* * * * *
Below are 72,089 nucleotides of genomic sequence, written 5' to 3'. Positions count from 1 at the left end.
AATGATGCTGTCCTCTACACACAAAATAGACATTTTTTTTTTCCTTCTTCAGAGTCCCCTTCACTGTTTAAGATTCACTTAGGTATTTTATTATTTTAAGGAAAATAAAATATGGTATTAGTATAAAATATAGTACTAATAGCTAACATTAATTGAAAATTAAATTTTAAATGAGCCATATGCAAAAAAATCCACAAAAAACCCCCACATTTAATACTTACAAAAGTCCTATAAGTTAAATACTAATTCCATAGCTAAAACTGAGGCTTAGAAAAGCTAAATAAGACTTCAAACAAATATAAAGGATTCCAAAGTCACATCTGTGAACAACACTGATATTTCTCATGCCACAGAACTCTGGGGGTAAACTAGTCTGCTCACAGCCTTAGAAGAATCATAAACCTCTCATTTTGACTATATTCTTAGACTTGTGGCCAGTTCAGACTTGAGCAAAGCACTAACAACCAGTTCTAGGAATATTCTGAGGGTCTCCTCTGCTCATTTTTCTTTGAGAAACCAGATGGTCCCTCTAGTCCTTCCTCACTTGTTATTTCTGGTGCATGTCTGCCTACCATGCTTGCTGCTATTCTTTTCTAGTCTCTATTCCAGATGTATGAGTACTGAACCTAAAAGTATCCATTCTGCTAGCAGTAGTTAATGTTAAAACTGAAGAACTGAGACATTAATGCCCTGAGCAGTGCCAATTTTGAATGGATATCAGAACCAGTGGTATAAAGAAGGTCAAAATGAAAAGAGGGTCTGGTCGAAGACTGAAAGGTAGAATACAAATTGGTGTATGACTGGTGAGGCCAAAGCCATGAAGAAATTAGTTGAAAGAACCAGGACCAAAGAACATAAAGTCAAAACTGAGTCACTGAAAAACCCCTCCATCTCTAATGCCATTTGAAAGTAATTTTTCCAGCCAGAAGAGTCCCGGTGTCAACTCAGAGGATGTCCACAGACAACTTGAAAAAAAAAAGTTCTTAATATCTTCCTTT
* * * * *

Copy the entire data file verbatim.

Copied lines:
Below are 72,089 nucleotides of genomic sequence, written 5' to 3'. Positions count from 1 at the left end.
AATGATGCTGTCCTCTACACACAAAATAGACATTTTTTTTTTCCTTCTTCAGAGTCCCCTTCACTGTTTAAGATTCACTTAGGTATTTTATTATTTTAAGGAAAATAAAATATGGTATTAGTATAAAATATAGTACTAATAGCTAACATTAATTGAAAATTAAATTTTAAATGAGCCATATGCAAAAAAATCCACAAAAAACCCCCACATTTAATACTTACAAAAGTCCTATAAGTTAAATACTAATTCCATAGCTAAAACTGAGGCTTAGAAAAGCTAAATAAGACTTCAAACAAATATAAAGGATTCCAAAGTCACATCTGTGAACAACACTGATATTTCTCATGCCACAGAACTCTGGGGGTAAACTAGTCTGCTCACAGCCTTAGAAGAATCATAAACCTCTCATTTTGACTATATTCTTAGACTTGTGGCCAGTTCAGACTTGAGCAAAGCACTAACAACCAGTTCTAGGAATATTCTGAGGGTCTCCTCTGCTCATTTTTCTTTGAGAAACCAGATGGTCCCTCTAGTCCTTCCTCACTTGTTATTTCTGGTGCATGTCTGCCTACCATGCTTGCTGCTATTCTTTTCTAGTCTCTATTCCAGATGTATGAGTACTGAACCTAAAAGTATCCATTCTGCTAGCAGTAGTTAATGTTAAAACTGAAGAACTGAGACATTAATGCCCTGAGCAGTGCCAATTTTGAATGGATATCAGAACCAGTGGTATAAAGAAGGTCAAAATGAAAAGAGGGTCTGGTCGAAGACTGAAAGGTAGAATACAAATTGGTGTATGACTGGTGAGGCCAAAGCCATGAAGAAATTAGTTGAAAGAACCAGGACCAAAGAACATAAAGTCAAAACTGAGTCACTGAAAAACCCCTCCATCTCTAATGCCATTTGAAAGTAATTTTTCCAGCCAGAAGAGTCCCGGTGTCAACTCAGAGGATGTCCACAGACAACTTGAAAAAAAAAAGTTCTTAATATCTTCCTTT